Dar Kamal Chaoui – Bhalil Village
Dar Kamal Chaoui. Bhalil is apparently a simple Moroccan village, located on the sunny slopes of hills full of olive orchards and ancient caverns. Even though it is overshadowed by Fes’s attraction (one of the most important tourist, cultural, and spiritual centers of Morocco), Bhalil is amazing both by the uniqueness of the troglodyte houses and by the tradition of the 1,000 women who crochet buttons for djellabas (the traditional clothing) right in the middle of the street. It is also unique for its production of olive oil, the tradition of baking bread in earth ovens, the local pottery, and the unspoiled wedding customs. In this enriched context, within a mix of traditions and customs, the guesthouse Dar Kamal Chaoui is situated in the heart of the old village dating back to the fourth century. The house is located on the street that leads from the transit route through the village to the great Mosque of Jamaa-Kbir.
First, you stare after the houses refurbished inside the caves. Then, you start from the parking lot situated under the trees in Asfalou street. You follow the directions of a signpost located strategically on a blind wall of an old house. The perplexity disappears when the locals start to smile and ask nodding if you go to “Kamal?” Whatever the answer is, someone will kindly show you the right direction to go. The street easily climbs through the old medina (the old village center). Some steps mark the difference of level and they continue to climb uphill. At a certain point, another signpost points that you have just reached your destination. You see an open ground floor decorated with marquetries that invite you to stop on the left side of the street. A wooden massive double door of Cyprus carved in Berber-style guards the entrance. It seems as a passage into another world.
Dar Kamal Chaoui – the House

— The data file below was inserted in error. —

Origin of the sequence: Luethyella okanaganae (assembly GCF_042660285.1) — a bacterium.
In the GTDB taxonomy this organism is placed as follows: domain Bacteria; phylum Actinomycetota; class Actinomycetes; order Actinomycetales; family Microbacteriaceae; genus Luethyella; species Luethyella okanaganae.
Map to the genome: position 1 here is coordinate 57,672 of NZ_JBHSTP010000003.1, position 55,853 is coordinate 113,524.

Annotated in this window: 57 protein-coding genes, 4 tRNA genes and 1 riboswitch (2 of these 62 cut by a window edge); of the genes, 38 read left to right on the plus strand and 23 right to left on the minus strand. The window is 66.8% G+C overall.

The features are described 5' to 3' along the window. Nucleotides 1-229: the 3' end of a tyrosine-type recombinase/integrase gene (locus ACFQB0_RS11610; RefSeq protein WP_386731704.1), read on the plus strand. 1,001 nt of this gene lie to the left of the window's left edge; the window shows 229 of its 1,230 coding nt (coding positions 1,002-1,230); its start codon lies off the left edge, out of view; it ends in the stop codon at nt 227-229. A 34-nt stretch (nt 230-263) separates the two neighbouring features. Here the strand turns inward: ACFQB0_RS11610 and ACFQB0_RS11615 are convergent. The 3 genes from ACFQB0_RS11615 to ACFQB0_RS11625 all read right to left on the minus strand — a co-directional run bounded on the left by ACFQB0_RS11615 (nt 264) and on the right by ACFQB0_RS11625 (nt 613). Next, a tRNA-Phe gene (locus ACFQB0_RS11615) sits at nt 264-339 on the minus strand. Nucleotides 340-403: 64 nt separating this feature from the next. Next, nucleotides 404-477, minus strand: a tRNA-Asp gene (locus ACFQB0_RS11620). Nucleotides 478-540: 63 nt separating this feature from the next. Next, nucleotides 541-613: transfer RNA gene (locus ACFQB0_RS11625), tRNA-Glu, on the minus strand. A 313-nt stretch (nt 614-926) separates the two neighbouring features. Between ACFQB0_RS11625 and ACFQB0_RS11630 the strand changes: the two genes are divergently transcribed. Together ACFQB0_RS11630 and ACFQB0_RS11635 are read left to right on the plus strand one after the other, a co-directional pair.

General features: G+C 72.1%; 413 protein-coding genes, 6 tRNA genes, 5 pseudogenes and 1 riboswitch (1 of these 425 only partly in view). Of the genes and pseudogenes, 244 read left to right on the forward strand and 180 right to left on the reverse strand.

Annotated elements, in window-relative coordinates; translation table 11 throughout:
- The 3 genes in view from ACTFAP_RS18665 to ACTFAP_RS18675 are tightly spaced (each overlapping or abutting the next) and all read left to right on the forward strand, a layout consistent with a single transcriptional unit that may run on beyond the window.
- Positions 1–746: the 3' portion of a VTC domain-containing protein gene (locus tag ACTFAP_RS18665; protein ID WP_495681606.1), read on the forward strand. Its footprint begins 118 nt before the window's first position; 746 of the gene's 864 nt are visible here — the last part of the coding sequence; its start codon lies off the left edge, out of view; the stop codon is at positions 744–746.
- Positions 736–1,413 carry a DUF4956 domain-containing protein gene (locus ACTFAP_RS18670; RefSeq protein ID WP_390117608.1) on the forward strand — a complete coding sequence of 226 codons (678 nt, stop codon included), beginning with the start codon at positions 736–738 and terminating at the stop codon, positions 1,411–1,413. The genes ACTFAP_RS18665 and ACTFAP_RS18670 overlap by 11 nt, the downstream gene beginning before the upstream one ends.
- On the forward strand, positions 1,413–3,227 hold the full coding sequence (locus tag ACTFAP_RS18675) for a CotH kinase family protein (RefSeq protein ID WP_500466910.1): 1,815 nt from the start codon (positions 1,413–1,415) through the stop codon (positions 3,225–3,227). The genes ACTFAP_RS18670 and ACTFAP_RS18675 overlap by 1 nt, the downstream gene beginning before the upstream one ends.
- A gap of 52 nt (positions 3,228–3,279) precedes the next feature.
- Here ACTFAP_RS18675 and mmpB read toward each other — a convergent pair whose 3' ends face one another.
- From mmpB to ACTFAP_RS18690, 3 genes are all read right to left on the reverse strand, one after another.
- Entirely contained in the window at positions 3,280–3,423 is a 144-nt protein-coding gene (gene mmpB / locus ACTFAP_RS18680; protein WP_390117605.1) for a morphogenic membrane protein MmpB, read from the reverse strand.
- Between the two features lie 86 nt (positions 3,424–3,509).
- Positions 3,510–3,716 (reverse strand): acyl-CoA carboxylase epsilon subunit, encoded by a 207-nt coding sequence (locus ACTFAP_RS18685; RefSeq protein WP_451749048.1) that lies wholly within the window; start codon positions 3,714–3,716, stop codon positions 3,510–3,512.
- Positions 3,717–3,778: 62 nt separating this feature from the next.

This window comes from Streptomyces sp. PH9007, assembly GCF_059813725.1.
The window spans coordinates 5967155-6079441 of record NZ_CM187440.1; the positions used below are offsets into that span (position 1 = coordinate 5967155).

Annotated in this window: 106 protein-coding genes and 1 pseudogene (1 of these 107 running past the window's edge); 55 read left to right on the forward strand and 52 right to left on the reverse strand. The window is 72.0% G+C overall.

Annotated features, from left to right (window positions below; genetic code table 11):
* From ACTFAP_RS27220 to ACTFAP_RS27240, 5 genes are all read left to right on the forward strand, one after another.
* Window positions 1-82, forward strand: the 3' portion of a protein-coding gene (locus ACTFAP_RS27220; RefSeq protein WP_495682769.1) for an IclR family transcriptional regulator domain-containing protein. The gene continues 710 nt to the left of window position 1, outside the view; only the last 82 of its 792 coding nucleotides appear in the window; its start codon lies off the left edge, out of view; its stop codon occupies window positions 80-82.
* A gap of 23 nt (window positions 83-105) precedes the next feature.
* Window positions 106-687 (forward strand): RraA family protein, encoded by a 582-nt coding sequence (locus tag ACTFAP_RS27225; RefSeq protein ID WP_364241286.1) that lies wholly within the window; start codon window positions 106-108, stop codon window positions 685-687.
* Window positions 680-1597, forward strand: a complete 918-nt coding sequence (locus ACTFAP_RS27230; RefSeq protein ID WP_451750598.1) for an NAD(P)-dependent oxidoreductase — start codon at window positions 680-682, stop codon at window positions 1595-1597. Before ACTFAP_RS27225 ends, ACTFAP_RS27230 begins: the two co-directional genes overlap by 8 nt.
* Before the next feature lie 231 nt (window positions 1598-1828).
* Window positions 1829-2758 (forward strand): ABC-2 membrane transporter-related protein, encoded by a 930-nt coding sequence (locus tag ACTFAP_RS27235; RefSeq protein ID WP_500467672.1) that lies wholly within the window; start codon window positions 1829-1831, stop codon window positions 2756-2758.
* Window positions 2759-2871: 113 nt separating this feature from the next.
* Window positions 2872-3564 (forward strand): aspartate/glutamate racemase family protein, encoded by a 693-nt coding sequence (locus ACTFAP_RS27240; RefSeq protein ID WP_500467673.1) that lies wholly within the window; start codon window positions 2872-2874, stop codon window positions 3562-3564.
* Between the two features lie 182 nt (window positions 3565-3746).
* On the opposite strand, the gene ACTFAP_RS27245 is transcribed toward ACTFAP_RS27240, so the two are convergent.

Kamal Chaoui’s house was built fifty years ago on the site of a Berber house that originally also embedded some rooms furnished in a cave. The ground floor of the new house is built of local stone. Robust walls host an open kitchen equipped with wooden furniture and an ample room for dining. A private room overlooks the street next to the main entrance. A wooden staircase climbs to the upper levels. A wooden decorative old door sits in the hall of the second floor. The door was bought in a souq (old bazaar) in Fes and it comes from the Southern part of Morocco. A small library with books lies now behind this old door.
In the Berber tradition, it is a clear distinction between the spaces for men, the ones for women, and the ones for guests (these ones have a very important role). Kamal has carried on this tradition and has turned his new home into a real guest house. Four guest suites are located at the upper levels, each of them with its own name (Bea room, Sophia room, Adam room, and Adil room). Some of the rooms face the street, the other ones the backyard. All the rooms have two to three beds and each one has a private bathroom. A modern furniture, but with traditional Moroccan style, replaces the specific arrangement with a U-shaped sofa on three sides of the room.